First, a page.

With such a passionate, motivated sector, we now need to look at how we can support them to develop and reach their full potential. The creation of a network across Scotland, with a mentoring structure, could be one such solution. We can’t and shouldn’t wait for others to find a solution – working collaboratively we have a powerful voice and can advocate for change which is now endorsed with real fact-based evidence.

When we first started talking about WIT we met key senior colleagues in the sector to find out how we could engage with their networks. Initial feedback was mixed, with some reticent to acknowledge an issue within the industry on gender equality. More recently, during a Six Nations rugby match, I was chatting to a male industry colleague about the recent work by Changing The Chemistry and the introduction of three new female board members to VisitScotland. This gent (who will remain nameless) thought it odd that there had been so much media attention around the announcement and should other minority groups also be represented, such as LGBT. Women are not a minority group – with 60 per cent of those employed within tourism being female, we’re actually a majority group.

Today WIT is hosting its very first event in partnership with Tourism Society Scotland. We’re part of the Signature Programme of the Scottish Tourism Alliance’s annual conference, taking place as part of Scottish Tourism Week. As WIT continues to develop and evolve our initial focus of activity is very much integrated into the Scottish tourism industry. However, we recognise that the challenges and opportunities that we’ve identified are likely similar to those of our international counterparts with their own networks. While our roots are here in Scotland, WIT is quickly growing branches from the seed of an idea and the next phase may be to create other international “Chapters”, using the Scottish framework of collaboration and best practise to develop into an international arena.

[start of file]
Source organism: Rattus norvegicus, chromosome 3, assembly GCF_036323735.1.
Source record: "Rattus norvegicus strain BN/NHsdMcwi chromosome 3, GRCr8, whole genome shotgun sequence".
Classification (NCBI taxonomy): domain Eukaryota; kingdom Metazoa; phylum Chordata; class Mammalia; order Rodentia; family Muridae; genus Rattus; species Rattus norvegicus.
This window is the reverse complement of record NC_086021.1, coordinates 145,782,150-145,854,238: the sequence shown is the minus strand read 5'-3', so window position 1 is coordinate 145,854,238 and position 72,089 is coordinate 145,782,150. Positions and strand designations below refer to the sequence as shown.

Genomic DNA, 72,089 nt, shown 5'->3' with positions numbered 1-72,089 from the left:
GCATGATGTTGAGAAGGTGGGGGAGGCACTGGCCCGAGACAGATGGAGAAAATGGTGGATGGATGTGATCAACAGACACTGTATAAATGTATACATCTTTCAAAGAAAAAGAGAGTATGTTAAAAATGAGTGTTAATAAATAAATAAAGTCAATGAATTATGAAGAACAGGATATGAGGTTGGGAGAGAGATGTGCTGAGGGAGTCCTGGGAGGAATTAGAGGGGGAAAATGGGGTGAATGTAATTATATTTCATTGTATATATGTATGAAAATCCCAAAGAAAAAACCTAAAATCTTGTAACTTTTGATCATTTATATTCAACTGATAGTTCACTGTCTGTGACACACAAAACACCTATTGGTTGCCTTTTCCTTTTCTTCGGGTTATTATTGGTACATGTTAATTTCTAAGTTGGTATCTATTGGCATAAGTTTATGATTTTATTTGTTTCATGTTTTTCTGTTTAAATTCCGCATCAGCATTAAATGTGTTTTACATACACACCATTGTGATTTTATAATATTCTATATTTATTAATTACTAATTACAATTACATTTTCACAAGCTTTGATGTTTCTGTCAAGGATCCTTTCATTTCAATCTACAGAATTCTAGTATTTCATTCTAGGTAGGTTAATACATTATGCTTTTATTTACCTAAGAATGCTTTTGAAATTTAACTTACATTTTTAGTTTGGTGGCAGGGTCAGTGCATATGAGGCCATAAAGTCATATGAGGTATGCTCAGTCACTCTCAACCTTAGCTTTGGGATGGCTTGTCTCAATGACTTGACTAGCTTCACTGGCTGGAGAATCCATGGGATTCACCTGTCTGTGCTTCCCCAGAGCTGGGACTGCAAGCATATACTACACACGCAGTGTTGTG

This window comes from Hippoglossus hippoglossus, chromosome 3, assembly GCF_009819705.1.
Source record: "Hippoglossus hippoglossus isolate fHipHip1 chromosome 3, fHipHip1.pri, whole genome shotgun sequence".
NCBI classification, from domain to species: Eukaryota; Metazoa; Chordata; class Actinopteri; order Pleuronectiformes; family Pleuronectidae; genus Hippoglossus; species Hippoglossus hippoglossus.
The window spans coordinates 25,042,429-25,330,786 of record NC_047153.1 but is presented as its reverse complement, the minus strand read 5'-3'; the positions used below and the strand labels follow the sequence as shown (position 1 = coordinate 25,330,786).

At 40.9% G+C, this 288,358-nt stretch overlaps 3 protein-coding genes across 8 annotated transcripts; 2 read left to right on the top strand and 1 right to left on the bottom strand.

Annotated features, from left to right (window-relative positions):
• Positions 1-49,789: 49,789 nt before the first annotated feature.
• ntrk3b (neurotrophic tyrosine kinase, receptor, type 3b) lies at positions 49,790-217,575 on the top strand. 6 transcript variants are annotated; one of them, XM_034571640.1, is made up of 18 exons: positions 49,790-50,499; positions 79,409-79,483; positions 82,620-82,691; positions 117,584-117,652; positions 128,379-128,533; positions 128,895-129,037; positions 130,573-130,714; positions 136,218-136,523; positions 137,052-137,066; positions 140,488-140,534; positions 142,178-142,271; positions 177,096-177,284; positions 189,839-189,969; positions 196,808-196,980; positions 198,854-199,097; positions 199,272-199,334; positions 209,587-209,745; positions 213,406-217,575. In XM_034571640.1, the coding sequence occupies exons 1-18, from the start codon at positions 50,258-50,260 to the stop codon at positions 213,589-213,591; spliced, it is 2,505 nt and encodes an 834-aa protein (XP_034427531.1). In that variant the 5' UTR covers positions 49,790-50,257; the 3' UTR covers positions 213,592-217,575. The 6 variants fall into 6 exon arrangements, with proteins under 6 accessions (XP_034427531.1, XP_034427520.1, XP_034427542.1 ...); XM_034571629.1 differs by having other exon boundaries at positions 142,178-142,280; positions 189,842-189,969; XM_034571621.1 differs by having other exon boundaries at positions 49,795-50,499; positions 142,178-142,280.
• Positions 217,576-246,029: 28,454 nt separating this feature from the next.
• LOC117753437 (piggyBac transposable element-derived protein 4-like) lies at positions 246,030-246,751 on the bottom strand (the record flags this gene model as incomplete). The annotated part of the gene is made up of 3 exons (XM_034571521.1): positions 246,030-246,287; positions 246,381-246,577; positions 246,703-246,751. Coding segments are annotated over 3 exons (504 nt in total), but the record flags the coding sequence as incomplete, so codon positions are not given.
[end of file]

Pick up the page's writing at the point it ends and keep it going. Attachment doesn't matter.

In early 2015 First Minister Nicola Sturgeon launched the 50/50 by 20/20 initiative – seeking a greater gender balance across public/private and third sector boards. The work of WIT seeks to inspire motivate, encourage and support women within the sector, but will also align with the long-term strategic ambition to ensure a 50/50 gender balance across Scotland’s sectors.

It can be hard for individuals to find a voice within a large industry – particularly when advocating for change. The power of the collective cannot be underestimated and through WIT the committee seek to empower women across the sector to get involved in the conversation; to have a voice and to drive change. It’s hugely exciting to see what has developed over such a short space of time and we will work closely with industry to support our future tourism leaders in the months and years to come.

• Susan Russell is chair of Women In Tourism www.womenintourism.co.uk